This one really made my day...

I've been trying to learn to knit socks two at a time on two circulars (and I'll work on two at a time on one circ after I've untangled myself from two!).

The one thing that was so irritating about this was that the two balls of yarn had a mind of their own. I put each one in a separate zip loc bag after clipping a corner out and threading the yarn through the hole. This helped but every time I had to turn the needles I had to also flip the two bags. Being in a zip loc, too, meant that they were a bit slippery and had a tendency to fall off the sofa, etc.

Finally I took a gallon sized zip-loc bag and revved up the sewing machine. I creased the bag lengthwise down the center so I'd have a guideline then ran a row of zig-zag stitching down the center of the bag. (Straight stitch would probably just perforate the seam and weaken it, so I used the zig zag.)

You can then clip the bottom corners and thread the yarn through, or put the thread in the two compartments, draw it through the outside corners at the top and seal up only the center section. (Out the top only works if you're using a bag that doesn't have the little zipper sealer, but only the channels for sealing.)

Now when I turn the piece I only have to grab the bag by a corner and flip it over. If I flip it over the wrong way, it's simple to give it a couple more flips and I'm back on track with untangled yarn!

It eliminated an annoyance and distraction for me and I was able to concentrate on actually knitting the socks!

It occured to me that this would also work well on any project that requires more than one ball of yarn.

If you REALLY want to get fancy, or need more "pockets" for more colors you could stitch up something from fabric that will hold more (or bigger) skeins of yarn. But as a quick fix, the zip locks worked a treat!

Thanks again, Shandeh, for making this a stickey!

Ruthie
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Old 09-25-2008, 09:57 AM   #118
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My tip is: How to get rid of the bump of color when you are knitting a ribbed pattern and you have to change colors.
For example: if you are making ribbed socks with stripes and you want your trasition to be smoothly without the bump of the other color.
Solution: I simply always knit the first row of the new color and on the second row and all the other rows I continue with my rib pattern (ie; kk pp kk pp)

Hope I was able to be clear enough

Sarah
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Old 10-04-2008, 07:25 AM   #119
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I have the attention span of a flea, but decided to try a shawl...
It was fun in the beginning, since I was using it to practice increasing, but I grew sick of it as it got bigger. So I went shopping for some nice yarn for a scarf. Now when I get sick of my bigger project, I just put it down, knit a bit (or a lot) of a scarf. After feeling like I've accomplished something, it's easier to pick up the bigger project.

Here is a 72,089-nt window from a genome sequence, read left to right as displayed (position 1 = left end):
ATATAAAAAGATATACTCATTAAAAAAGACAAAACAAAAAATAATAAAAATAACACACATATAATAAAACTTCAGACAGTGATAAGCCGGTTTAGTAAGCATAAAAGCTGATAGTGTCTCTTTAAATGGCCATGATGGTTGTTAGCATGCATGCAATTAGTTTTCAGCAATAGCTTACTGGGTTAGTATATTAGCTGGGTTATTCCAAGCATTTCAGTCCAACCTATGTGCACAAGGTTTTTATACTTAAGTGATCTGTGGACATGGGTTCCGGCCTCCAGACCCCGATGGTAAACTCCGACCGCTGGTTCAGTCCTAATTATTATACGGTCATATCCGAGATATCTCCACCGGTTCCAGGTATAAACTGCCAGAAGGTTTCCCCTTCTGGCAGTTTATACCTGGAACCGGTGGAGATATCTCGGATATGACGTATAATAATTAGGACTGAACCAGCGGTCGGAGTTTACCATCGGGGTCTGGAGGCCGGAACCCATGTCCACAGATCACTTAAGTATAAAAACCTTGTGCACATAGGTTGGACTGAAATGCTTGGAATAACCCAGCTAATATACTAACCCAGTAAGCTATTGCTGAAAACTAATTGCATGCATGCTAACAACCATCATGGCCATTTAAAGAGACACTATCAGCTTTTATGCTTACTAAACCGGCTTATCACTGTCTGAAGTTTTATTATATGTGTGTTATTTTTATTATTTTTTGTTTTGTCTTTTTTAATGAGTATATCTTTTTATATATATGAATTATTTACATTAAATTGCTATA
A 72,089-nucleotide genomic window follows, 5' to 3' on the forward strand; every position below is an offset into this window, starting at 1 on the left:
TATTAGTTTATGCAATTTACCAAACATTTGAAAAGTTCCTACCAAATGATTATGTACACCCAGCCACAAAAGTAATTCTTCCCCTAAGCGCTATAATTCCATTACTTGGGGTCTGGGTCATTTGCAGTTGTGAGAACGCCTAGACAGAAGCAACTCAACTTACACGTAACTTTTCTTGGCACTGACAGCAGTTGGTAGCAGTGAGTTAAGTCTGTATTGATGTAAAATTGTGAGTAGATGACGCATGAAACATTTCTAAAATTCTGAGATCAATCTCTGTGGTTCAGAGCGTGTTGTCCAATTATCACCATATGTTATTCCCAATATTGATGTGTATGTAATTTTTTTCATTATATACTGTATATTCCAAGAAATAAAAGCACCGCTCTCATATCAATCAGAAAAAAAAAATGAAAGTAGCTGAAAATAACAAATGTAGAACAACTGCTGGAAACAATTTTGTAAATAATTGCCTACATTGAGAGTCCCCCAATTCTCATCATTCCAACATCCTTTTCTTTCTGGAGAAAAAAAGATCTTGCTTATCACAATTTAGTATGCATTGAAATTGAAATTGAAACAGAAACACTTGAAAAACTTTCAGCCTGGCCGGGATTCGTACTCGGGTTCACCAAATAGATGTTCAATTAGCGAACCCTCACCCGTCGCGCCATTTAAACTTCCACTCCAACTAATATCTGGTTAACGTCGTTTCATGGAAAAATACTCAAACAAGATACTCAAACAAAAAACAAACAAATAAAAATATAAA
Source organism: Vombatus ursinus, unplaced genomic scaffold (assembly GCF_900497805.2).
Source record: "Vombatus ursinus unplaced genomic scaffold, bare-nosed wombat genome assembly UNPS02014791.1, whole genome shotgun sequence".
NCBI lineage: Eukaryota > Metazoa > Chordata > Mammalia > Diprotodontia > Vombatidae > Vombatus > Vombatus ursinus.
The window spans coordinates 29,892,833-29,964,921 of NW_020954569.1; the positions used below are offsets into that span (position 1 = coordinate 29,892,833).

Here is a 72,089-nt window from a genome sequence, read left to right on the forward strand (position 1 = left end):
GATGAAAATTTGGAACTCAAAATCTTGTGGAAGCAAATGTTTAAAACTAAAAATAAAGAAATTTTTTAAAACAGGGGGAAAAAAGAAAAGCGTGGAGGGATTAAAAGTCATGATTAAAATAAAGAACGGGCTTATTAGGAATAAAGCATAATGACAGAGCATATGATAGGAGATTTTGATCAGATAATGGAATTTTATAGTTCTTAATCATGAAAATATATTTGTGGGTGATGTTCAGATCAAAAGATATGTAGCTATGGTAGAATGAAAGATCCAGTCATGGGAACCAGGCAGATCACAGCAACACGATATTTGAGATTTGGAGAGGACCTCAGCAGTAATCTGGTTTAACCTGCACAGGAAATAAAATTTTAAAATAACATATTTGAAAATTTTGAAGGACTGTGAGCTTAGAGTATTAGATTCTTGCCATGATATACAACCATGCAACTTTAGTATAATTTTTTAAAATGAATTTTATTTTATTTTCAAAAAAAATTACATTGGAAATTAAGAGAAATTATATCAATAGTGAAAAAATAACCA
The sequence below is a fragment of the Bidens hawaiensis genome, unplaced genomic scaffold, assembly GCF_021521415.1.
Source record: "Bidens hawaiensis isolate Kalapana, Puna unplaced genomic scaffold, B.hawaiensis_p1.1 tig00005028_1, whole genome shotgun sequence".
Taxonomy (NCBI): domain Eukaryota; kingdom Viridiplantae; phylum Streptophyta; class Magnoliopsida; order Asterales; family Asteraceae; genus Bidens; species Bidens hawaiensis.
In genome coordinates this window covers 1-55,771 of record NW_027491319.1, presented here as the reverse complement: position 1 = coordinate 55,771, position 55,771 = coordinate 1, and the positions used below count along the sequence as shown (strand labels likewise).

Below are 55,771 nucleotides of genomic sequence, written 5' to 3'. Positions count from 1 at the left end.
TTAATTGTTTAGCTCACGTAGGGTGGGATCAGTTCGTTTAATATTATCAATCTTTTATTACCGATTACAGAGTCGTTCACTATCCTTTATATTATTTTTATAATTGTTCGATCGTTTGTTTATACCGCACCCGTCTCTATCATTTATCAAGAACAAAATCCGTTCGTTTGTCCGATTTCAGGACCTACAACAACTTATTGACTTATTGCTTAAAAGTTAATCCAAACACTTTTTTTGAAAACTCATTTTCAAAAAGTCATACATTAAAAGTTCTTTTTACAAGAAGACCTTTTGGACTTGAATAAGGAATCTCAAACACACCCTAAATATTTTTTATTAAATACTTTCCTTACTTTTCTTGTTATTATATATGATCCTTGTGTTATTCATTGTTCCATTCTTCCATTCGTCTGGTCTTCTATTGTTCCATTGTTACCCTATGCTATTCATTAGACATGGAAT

The other thing I've done is found a large(er) material bag and put all supplies I'll be needing for the project in it. I'm starting a top that uses two different needle sizes and needs safty pins, so those plus all the yarn needed for it, a notepad and pen (for keeping track of rows) and a printout of the pattern are in that bag. Means I wont be picking up that yarn or those needles for something else just to discover that I needed them.

I bought more moisteriser the other day, I had also bought my first safty pins and wool needles. I had no where to put the pins and needles though that would stop me from loosing 90% of them. Then I looked at the moisteriser box. Out came a large roll of masking tape to tape up the bottom of the box and in went the pins and needles (still in their plastic holder). Now I dont have to worry about losing so many.
I should do the same thing with my hairties... next time I get a box
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Old 10-05-2008, 06:45 PM   #120
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Originally Posted by suewoz View Post
Cables are pretty easy to do. I like the cable needle with the dip in the middle. I got them at the LYS. Don't remember what brand. They are a little bit more time comsuming that straight knitting but well worth it.

Love the red sweater and I sure can't see anything that indicates there ever was a mistake. Great job.
My favorite cable needle is... [drum-roll] a bent bobby-pin. No kidding! You can loop it through your work to keep it always handy because it has that dip in the middle; you put your cable stitches onto it via the wavy-bent tip, then knit those stitches off the smooth side - no worry about twisting!

And if you lose it or one of those end-cushionomg thingys come off, you just... grab another bobby pin and spread it open!

Best of all is the price.

Hope this helps,
Dot